Almost two months since his election, Donald Trump is in the midst of what a political source close to the president called “a public trip-cleanse,” holding just one formal, in-person meeting in the last week.
Trump is no doubt eager to become more visible, particularly as the spate of unpleasant events in his White House have led to growing calls for his resignation or impeachment. But observers are doubtful that the president will find time in his busy schedule to do the bare minimum needed to ensure his formality stays pristine.
The White House announced Monday that Trump will hold a lunch with Chinese President Xi Jinping on Saturday during the Asia-Pacific Economic Cooperation (APEC) meeting in Vietnam, and aides are planning to hold at least two additional official dinners with foreign leaders. His first two meetings with his Chinese counterpart in August also took place in Vietnam.
The president has been reluctant to cede the podium on Twitter, and sometimes to his face. But a contingent of staffers on the transition team vowed in May to “manage with the president’s schedule to keep him in the public eye,” according to a Politico article. At the time, the adviser was reportedly hopeful that Trump would find time for one official, in-person meeting between now and December, given that several foreign leaders visiting the United States this year were looking to meet Trump after a turbulent election. “We’re going to try to keep him at it,” the unnamed adviser told Politico.
A public trip-cleanse would put a limit on the number of foreign trips the president plans to take, and could be a first step in resetting Trump’s public profile.
However, experts on China and Asia are skeptical that the president will be able to make time, given his already large number of scheduled foreign travel dates. Because trips to Asia are often scheduled many months in advance, Chinese sources and U.S. officials told the New York Times that Trump has already scheduled China’s two-day visit for early next month. The first sit-down meeting between Trump and Xi is scheduled for November in Beijing. Trump’s meetings with Japan’s prime minister and South Korea’s president also are on tap in November.
“The more time he has to spend in Asia, the more time he has to be absent from social and diplomatic activity here,” said Andrew Kuchins, director of the Asian Studies Center at the Center for Strategic and International Studies in Washington. “All of which we think would be bad for Trump.”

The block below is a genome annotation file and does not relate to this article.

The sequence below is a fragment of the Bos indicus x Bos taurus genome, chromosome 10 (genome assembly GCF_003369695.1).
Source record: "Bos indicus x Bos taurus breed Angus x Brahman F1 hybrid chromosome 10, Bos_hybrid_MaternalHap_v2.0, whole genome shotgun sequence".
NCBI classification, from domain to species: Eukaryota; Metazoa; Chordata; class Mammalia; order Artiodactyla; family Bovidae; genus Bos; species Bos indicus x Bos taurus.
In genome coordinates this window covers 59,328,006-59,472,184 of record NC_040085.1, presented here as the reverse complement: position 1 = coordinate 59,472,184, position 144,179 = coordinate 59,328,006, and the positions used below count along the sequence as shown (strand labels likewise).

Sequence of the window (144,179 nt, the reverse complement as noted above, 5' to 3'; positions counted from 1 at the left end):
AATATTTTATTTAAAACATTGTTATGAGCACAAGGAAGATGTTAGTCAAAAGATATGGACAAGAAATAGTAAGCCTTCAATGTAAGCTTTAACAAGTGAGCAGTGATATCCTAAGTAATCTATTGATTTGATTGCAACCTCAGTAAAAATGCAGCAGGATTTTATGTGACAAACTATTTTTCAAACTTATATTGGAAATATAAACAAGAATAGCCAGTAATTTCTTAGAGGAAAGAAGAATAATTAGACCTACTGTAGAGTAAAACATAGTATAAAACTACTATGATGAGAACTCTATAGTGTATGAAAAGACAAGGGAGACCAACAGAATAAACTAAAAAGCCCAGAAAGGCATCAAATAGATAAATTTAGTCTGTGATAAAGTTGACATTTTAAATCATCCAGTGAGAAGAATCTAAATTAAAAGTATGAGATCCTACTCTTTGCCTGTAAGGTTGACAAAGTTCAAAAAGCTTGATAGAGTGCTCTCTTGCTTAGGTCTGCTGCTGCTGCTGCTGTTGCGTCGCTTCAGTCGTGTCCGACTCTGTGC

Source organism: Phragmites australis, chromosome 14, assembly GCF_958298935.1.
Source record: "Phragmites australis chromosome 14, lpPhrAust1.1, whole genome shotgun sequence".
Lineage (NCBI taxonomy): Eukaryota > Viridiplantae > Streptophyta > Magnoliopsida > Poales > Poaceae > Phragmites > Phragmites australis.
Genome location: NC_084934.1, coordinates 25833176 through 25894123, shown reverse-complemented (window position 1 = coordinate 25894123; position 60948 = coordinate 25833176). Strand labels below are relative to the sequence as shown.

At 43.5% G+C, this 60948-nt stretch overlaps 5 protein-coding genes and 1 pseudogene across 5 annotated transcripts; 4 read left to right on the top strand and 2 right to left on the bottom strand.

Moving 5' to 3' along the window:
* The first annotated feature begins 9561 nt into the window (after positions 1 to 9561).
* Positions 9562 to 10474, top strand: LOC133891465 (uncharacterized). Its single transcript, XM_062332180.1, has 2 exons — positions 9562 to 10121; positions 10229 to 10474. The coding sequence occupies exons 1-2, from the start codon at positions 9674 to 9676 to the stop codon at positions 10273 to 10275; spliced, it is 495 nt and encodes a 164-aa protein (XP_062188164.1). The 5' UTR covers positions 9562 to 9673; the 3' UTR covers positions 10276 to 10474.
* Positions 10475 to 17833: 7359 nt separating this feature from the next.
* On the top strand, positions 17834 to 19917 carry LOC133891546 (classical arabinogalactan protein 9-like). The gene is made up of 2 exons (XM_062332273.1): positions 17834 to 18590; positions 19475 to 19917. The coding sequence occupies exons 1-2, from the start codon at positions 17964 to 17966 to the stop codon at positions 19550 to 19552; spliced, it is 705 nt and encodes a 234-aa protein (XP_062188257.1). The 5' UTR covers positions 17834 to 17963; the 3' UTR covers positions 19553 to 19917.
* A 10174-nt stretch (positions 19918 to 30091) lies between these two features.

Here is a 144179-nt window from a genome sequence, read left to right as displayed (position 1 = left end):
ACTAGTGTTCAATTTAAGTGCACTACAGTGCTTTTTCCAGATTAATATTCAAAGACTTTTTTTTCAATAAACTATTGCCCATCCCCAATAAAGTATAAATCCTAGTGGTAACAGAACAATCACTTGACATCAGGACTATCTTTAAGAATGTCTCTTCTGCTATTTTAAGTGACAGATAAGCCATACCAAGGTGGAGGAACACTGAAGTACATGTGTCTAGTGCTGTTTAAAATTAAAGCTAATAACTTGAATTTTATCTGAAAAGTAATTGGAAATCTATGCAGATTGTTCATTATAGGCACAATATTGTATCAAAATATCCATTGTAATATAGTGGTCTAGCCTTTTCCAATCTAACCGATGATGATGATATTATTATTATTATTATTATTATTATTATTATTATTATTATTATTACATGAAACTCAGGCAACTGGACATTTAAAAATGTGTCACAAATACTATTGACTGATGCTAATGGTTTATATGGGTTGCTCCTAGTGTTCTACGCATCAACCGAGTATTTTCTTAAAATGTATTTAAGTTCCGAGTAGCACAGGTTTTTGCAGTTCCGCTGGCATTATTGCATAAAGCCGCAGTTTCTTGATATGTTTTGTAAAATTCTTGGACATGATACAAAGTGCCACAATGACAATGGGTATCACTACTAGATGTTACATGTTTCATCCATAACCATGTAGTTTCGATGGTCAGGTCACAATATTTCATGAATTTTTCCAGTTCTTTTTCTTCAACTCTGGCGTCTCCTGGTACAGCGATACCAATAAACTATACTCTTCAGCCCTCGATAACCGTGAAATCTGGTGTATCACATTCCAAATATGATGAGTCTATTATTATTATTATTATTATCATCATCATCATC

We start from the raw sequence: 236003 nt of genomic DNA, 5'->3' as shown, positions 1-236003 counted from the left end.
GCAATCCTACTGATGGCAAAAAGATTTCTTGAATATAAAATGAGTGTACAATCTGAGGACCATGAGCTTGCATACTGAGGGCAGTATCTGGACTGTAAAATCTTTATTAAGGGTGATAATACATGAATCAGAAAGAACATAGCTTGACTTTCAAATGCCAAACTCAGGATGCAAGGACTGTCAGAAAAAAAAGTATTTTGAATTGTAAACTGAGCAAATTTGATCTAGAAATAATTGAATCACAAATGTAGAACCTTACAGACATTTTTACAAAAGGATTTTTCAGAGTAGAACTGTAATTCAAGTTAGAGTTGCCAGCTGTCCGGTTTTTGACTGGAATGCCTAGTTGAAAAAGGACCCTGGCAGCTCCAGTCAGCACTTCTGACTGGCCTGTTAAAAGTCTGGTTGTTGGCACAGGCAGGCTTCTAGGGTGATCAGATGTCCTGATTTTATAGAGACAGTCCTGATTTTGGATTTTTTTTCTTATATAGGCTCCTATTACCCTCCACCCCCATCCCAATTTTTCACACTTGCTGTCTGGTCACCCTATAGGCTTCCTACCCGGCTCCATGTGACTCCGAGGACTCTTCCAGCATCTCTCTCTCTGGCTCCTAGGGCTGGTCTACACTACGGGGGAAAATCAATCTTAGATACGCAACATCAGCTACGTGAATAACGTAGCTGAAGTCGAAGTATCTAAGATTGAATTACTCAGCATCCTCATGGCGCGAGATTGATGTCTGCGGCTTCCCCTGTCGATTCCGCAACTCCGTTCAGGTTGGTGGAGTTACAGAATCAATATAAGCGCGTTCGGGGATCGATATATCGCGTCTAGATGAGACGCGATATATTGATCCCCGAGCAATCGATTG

World leaders “might not be able to get the attention they would desire from Trump,” Kuchins added.
“He would have to be willing to give up a whole bunch of events with very senior people in preparation for getting out and campaigning,” said Michael Cheng, a former intelligence officer with China’s National Intelligence Council and an adjunct associate professor at Georgetown University’s Edmund A. Walsh School of Foreign Service. “In China, he’s going to get incredible treatment,” he added.
While Trump’s China trip is made easier by the meeting already planned between the two presidents, his next trips to Asia are set to take place when he is on a tighter schedule, Kuchins said. Trump was slated to visit the Vatican in November, but is now expected to meet with Mexican President Enrique Peña Nieto in Mexico City.
“I’m not sure if you can say that a visit to the Vatican is a presidential conference,” Kuchins said. “It’s a celebration of the alliance between the two countries.”
During his inaugural week, the president’s aides also had planned a so-called “prayer breakfast” with Pope Francis that was canceled because it conflicted with Trump’s visit to the Pentagon for a meeting with top military officials, along with other official visits.
Still, experts say that something like the White House trip-cleanse might be worth the investment.
“It’s potentially good to lighten up and moderate Trump’s relationship with the public,” the former intelligence officer said.